A Momentous Step for America’s Military Dogs and K-9 Battle Buddy Teams

U.S. Marine Corps Lance Corporal Jeff DeYoung with Military Working Dog Cena.

Groundbreaking New Bill Guarantees Nation’s Military Dogs Return Home to U.S.

Did you know each military working dog saves the lives of between 150-200 servicemen and women by detecting IEDs and other hidden weapons? Did you also know that despite their service and the generally good efforts of military, there has been no guarantee that military dogs will be reunited with their handlers or bought back to the U.S. after their retirement.

Until now. Continue reading

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Red Star to the Rescue: The Journey to Hope with The Miami 15

Miami 15 Rescue
During the stormy weekend, American Humane Association’s Red Star Rescue team was in action, doing what they do best – saving lives of precious animals. On Friday, Red Star Rescue pulled into Hollywood, Florida to pick up some precious cargo: 15 dogs who were given a second chance at life. The dogs were loaded onto our well-equipped Lois Pope Red Star Rescue Vehicle, ready for the long drive up the coast, hoping to beat the terrible weather predicted on the heels of Hurricane Joaquin. Continue reading

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New technology helps reunite lost pets and owners following disasters

Click here to download High Resolution image (1600 x 1200)

On August 29, 2005 Hurricane Katrina, one of the deadliest weather-related disasters in American history made landfall in Louisiana, wreaking havoc, taking more than 1,800 lives, and stranding more than 250,000 pets. American Humane Association’s Red Star Rescue team was there on the ground in the days after the storm, rescuing pets and reuniting them with their owners – making families whole again. Continue reading

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Helping Those Who Keep Us Safe

Ike Weaver and Nitro and Daniel BelcherThe statistics are sobering. According to a recent five-year study conducted by the Congressional Budget Office (2012), approximately 1 in 4 recent combat veterans who received treatment through the Veterans’ Administration was diagnosed with Post-Traumatic Stress (PTS). As the conflicts continue in Iraq and Afghanistan, these numbers are likely to rise, driving increased need for PTS service dogs to support the trauma recovery of our nation’s heroes.

One of my favorite parts of my job is helping administer American Humane Association’s grant program, Wags4Patriots, which awards grants to military veterans to help offset the training and adoption costs for PTS service dogs. Thanks to the generosity of sponsors such as NCR Foundation and Kal Kan, American Humane Association awarded four new grants to military veterans. Here’s what two of them had to say: Continue reading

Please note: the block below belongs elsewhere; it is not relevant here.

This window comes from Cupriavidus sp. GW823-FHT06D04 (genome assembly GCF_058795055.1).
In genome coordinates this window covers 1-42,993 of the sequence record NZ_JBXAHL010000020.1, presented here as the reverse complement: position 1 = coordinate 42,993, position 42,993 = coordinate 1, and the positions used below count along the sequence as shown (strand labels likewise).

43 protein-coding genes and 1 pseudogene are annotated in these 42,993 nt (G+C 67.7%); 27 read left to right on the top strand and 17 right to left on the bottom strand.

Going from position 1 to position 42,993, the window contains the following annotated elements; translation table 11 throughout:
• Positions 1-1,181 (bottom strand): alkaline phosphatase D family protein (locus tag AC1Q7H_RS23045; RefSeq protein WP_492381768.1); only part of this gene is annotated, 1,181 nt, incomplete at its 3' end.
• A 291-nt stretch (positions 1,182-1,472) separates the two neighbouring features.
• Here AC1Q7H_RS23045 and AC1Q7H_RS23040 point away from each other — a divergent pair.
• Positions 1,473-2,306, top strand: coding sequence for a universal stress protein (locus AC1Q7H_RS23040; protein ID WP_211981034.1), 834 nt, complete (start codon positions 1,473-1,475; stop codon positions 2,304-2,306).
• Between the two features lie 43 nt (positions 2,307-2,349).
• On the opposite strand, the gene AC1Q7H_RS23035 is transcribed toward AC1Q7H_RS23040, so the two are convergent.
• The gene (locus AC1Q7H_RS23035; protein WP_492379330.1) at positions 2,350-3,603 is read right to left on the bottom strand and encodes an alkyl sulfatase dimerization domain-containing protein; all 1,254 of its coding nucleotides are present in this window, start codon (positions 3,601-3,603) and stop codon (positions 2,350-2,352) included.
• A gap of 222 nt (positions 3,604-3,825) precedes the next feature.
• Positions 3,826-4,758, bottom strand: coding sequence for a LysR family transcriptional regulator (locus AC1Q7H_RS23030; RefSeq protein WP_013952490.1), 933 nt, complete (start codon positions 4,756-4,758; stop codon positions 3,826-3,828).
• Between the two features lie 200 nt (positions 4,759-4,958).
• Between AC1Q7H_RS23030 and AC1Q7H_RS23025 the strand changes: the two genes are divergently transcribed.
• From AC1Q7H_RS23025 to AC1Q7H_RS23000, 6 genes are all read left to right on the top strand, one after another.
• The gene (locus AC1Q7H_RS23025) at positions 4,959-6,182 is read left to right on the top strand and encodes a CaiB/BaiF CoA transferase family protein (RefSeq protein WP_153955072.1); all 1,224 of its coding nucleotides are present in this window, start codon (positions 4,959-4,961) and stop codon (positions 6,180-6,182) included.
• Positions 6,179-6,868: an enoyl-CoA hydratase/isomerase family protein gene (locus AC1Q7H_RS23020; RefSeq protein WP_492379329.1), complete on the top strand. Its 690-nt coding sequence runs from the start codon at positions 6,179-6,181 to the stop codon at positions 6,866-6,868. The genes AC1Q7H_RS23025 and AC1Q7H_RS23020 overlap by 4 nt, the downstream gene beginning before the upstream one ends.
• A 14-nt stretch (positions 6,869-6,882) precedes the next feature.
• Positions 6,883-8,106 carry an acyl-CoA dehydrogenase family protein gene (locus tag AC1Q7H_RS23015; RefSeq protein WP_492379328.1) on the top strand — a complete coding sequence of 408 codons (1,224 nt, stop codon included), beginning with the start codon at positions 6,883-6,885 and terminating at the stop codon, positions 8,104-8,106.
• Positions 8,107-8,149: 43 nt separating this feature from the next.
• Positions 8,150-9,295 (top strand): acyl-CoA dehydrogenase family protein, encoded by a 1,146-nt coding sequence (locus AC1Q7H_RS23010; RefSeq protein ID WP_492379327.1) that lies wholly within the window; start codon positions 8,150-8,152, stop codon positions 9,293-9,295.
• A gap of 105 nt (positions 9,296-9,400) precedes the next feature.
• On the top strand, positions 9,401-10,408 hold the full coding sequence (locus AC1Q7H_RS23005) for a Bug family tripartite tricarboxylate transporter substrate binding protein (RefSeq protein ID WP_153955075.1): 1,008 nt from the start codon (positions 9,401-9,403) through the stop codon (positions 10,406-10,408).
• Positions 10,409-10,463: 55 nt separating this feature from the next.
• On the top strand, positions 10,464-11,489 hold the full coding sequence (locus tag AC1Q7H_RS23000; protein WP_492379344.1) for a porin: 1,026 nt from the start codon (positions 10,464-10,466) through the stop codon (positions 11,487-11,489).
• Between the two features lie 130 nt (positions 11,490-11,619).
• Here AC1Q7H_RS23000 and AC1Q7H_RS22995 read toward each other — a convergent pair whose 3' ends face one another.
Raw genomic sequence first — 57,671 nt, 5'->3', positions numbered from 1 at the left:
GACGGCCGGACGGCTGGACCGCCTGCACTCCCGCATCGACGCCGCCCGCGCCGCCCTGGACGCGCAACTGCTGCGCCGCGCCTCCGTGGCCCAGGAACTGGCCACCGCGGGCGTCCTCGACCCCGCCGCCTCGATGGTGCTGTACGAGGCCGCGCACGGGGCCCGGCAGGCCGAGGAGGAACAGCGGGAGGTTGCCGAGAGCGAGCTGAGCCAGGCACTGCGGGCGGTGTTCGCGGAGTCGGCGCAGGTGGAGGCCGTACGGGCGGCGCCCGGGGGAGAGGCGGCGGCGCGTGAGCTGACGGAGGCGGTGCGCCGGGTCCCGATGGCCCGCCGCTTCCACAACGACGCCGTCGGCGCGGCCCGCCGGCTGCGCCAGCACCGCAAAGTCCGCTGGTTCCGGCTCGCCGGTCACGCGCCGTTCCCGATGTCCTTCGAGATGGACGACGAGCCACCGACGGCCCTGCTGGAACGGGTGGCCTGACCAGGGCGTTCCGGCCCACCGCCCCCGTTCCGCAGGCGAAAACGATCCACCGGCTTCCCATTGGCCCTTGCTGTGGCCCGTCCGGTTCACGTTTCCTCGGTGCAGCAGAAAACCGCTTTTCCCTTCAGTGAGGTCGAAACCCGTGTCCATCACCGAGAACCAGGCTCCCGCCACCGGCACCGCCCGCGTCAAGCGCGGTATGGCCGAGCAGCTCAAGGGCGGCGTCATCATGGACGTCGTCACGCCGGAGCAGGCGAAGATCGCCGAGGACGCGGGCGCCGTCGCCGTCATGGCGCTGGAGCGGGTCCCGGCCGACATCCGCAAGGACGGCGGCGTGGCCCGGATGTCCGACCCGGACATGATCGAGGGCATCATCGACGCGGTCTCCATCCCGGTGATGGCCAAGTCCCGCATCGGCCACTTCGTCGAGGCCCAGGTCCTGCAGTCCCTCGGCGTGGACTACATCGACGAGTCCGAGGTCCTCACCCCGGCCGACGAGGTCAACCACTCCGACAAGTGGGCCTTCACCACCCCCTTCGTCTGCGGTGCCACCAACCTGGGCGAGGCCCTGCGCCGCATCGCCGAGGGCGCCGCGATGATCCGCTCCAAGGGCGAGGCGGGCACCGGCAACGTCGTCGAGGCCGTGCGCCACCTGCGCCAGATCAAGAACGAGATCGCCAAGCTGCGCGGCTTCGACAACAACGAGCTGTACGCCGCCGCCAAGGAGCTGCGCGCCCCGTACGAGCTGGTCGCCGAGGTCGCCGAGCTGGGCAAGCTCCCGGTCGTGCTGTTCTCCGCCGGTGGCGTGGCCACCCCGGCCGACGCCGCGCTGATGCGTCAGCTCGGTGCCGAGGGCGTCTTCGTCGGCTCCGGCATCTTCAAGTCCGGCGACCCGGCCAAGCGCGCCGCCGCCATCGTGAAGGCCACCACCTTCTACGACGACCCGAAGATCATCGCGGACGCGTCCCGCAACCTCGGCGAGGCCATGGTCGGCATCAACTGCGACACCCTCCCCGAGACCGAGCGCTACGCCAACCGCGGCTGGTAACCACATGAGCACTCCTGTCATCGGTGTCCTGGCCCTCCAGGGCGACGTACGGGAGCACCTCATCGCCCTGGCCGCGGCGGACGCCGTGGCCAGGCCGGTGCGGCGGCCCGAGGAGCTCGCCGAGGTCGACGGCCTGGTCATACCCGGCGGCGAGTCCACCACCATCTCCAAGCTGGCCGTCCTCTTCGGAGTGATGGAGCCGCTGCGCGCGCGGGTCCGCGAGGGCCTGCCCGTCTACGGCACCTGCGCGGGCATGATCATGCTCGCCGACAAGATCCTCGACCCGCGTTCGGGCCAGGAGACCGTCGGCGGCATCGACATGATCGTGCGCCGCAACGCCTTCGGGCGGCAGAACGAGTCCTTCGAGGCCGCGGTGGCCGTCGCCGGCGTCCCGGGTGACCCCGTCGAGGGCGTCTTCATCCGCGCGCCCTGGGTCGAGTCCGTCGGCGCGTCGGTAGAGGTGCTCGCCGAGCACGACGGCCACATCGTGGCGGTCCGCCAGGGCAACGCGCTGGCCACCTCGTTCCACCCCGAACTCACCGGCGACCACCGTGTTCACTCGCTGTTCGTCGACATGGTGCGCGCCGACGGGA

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No Animals Were Harmed® in the making of Max: Behind the scenes of this must-see new movie!

Txtd-Final-Rated-1sht-MXMGM-compAmerican Humane Association has been doing a lot of work over the past year to bring home our nation’s military hero dogs and reunite them with their former handlers and battle buddies with whom they fought overseas on the hot sands of Iraq and Afghanistan. So we are especially proud to be involved with MGM’s upcoming film, Max, which is the perfect on-screen depiction of the unbreakable bond between military dog and handler. Max is the story of a beloved dog who returns home after serving Marine Kyle Wincott, and his platoon in Afghanistan. After Kyle is killed in battle, Max is shipped back to Kyle’s family where he befriends his younger brother, Justin Wincott. At first, Max and his adopted family are reluctant to get close to each other, mostly because Max suffers from post-traumatic stress following his experience in the war. Continue reading

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Canines and Childhood Cancer Study Presented at Conference


This month, I traveled to the American Society of Pediatric Hematology Oncology Conference in Phoenix, Arizona to present a poster showing preliminary data from American Humane Association’s Canines and Childhood Cancer (CCC) study. The CCC Study, funded by Zoetis, seeks to examine and document the healing effects of animal therapy on child cancer patients and their families.  This conference is attended by more than 1,000 pediatric hematologists and oncologists each year, including doctors from many of our research study sites. Pediatric oncologists from our participating children’s hospitals at U Mass, Vanderbilt and Randall stopped by the poster to talk about the study’s progress and share positive stories regarding their involvement in the CCC study and how much the children enjoy the dogs. Continue reading

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